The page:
Two, possibly three
Don’t forget to look up
Every year thousands of graduating students hire mortar boards so that they can throw them in the air for newspaper photographers. Now the University of East Anglia is banning the practice as an "unacceptable risk". Apparently students are forgetting to look up. So are investors, according to the Fed.
John Williams and Dennis Lockhart shared a podium yesterday. The two are presidents, respectively, of the San Francisco and the Atlanta Federal Reserve. Whilst neither is currently a voting member of the Federal Open Market Committee, their opinions are likely to be broadly in step with the mood of the committee. Mr Lockhart said there could be "two, possibly three" interest rate increases this year and Mr Williams agreed with him. Both concurred that next month's FOMC meeting is "live", which is Fedspeak for saying it could result in an increase.
Whether or not the next hike will come that soon, the Fed is clearly trying to manage upwards the rate expectations of sceptical investors, and it had a degree of success yesterday. American share prices turned south and most equity indices in the Far East followed suit this morning. The US dollar became the top-performing major currency, strengthening by half a cent against sterling and by a third of a cent against the euro.
On average, the pound was just about unchanged on the day. It was a touch lower against the US dollar and the yen, a touch firmer against the franc and the Canadian dollar and steady against the euro and the Kiwi. Australia's dollar brought up the rear, falling by a cent and a quarter.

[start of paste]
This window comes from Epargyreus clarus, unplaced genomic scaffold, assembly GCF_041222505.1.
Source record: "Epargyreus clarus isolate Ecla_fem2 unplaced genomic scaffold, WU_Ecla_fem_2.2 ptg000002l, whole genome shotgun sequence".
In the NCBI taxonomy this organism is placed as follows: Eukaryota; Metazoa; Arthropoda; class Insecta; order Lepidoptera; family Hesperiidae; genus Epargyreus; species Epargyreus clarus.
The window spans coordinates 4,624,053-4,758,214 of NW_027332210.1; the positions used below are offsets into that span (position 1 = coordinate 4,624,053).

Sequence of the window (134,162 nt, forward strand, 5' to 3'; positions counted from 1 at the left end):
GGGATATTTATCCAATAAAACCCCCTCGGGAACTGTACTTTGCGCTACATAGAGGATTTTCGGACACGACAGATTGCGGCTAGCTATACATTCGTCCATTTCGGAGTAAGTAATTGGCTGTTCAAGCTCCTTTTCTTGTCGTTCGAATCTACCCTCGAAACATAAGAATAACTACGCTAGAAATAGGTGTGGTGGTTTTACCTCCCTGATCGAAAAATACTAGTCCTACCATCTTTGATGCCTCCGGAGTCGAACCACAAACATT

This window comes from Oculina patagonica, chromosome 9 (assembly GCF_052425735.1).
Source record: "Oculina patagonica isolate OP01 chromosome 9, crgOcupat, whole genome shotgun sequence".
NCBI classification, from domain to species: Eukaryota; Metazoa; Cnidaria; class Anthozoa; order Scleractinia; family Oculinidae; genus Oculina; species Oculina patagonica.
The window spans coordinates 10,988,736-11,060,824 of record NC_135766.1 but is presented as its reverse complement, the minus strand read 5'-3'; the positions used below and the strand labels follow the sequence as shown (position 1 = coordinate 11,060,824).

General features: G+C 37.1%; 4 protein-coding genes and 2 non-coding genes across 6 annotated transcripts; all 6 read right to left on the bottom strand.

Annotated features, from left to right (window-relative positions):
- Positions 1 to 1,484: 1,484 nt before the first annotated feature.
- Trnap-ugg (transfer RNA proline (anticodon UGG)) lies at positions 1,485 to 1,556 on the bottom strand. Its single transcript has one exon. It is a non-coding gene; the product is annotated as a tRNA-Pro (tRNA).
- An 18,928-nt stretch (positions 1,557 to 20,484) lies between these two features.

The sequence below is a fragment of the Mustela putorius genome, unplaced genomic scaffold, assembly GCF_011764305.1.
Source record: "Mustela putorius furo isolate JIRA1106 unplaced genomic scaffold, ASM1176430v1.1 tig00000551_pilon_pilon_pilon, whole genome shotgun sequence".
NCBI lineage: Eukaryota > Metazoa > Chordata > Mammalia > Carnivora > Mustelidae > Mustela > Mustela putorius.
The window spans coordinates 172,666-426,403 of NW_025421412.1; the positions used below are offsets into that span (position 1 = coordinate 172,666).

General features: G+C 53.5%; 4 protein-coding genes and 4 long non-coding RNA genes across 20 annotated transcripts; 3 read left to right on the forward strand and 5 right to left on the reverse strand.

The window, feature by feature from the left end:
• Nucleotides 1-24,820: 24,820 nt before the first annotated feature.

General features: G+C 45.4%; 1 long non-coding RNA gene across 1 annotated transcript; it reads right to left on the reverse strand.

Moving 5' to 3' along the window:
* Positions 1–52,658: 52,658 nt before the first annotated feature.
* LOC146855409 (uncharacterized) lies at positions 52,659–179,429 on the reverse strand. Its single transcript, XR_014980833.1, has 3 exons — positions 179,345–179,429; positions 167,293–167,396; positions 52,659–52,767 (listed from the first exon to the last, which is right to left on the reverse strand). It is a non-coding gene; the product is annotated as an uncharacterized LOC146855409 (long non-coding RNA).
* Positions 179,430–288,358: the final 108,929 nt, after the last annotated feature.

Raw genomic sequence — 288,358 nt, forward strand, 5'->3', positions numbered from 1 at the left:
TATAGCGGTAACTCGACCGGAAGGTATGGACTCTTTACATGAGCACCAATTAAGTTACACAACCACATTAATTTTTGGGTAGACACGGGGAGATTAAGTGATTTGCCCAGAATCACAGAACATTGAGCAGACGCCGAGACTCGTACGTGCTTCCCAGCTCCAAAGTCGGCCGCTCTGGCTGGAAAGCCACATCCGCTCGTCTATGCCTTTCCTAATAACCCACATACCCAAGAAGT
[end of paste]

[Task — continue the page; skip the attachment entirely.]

There was little sense of urgency about the moves: the Greenback and the Aussie were separated by just 1%. Consumer price index data from the UK and the US were not as compelling as they at first appeared and they had only modest impact on exchange rates. UK inflation slowed to 1.3% as cheaper air fares contributed to a -0.3% monthly fall in prices. US headline inflation accelerated to 1.1% but the core rate was down by a tick at 2.1%.
Japan reported overnight that its economy expanded by 0.4% in the first quarter. NZ "factory" gate prices were down by -0.2% over the same period and Australian wages rose by 0.4%.
Jobs, inflation and minutes
There are three items on today's agenda: the UK employment data, the Euroland inflation numbers and the minutes of April's FOMC meeting. Of these, the least important should be €Z inflation. The other two both have potential to move prices.
The Remain and Leave factions will each try to find something helpful to their cause among the UK jobs numbers. That debate will be more important than the data themselves. For what it's worth, unemployment is expected to be steady at 5.1%.
With the FOMC minutes investors will be looking for confirmation or contradiction of yesterday's comments by Mr Williams and Mr Lockhart.